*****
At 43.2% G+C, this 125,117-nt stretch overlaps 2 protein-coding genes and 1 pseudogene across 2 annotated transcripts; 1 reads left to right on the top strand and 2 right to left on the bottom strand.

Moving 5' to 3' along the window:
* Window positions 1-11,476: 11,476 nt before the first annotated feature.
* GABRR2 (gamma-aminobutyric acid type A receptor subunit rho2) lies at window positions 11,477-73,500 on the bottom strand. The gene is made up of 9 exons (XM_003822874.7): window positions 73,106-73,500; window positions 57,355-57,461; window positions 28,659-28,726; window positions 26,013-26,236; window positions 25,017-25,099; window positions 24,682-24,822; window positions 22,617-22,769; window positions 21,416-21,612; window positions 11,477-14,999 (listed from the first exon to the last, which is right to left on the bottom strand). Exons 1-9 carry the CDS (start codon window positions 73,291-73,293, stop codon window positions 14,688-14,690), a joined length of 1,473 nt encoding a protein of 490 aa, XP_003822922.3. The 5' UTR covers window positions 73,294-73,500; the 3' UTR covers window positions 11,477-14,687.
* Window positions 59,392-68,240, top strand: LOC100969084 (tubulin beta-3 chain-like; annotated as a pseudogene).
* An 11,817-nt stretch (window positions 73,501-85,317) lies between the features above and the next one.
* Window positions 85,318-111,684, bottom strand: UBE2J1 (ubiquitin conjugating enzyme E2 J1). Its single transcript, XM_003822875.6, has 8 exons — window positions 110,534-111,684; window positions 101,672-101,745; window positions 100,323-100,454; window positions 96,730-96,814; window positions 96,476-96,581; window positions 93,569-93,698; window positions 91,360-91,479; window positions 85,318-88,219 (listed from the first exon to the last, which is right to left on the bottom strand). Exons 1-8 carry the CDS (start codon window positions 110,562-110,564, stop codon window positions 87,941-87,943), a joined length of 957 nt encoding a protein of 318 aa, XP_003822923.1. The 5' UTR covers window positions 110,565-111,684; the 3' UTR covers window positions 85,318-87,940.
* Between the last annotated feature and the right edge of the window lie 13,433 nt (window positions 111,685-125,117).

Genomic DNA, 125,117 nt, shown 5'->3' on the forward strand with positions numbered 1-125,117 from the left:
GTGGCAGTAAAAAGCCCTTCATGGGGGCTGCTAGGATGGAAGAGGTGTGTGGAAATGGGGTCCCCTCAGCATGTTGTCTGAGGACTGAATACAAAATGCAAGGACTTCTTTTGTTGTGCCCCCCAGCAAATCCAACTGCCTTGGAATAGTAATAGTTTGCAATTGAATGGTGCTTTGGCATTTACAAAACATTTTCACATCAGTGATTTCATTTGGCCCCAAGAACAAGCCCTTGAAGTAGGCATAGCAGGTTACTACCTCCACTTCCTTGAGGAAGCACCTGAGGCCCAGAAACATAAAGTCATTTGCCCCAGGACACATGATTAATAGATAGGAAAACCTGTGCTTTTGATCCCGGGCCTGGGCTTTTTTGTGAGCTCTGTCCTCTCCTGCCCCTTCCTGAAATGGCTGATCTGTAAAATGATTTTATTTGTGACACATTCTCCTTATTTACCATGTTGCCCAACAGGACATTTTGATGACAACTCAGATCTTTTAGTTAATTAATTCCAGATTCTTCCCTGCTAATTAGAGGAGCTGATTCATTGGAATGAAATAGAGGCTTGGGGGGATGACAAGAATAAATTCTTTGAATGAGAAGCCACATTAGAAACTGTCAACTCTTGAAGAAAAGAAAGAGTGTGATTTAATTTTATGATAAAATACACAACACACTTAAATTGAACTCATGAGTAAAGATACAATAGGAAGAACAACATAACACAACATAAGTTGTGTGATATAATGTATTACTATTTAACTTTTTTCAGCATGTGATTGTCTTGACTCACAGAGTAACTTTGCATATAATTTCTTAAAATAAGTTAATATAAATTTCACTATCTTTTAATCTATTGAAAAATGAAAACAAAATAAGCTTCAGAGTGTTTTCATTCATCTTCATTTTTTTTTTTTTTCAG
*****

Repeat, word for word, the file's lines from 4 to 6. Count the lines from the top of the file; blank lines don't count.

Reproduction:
* GABRR2 (gamma-aminobutyric acid type A receptor subunit rho2) lies at window positions 11,477-73,500 on the bottom strand. The gene is made up of 9 exons (XM_003822874.7): window positions 73,106-73,500; window positions 57,355-57,461; window positions 28,659-28,726; window positions 26,013-26,236; window positions 25,017-25,099; window positions 24,682-24,822; window positions 22,617-22,769; window positions 21,416-21,612; window positions 11,477-14,999 (listed from the first exon to the last, which is right to left on the bottom strand). Exons 1-9 carry the CDS (start codon window positions 73,291-73,293, stop codon window positions 14,688-14,690), a joined length of 1,473 nt encoding a protein of 490 aa, XP_003822922.3. The 5' UTR covers window positions 73,294-73,500; the 3' UTR covers window positions 11,477-14,687.
* Window positions 59,392-68,240, top strand: LOC100969084 (tubulin beta-3 chain-like; annotated as a pseudogene).
* An 11,817-nt stretch (window positions 73,501-85,317) lies between the features above and the next one.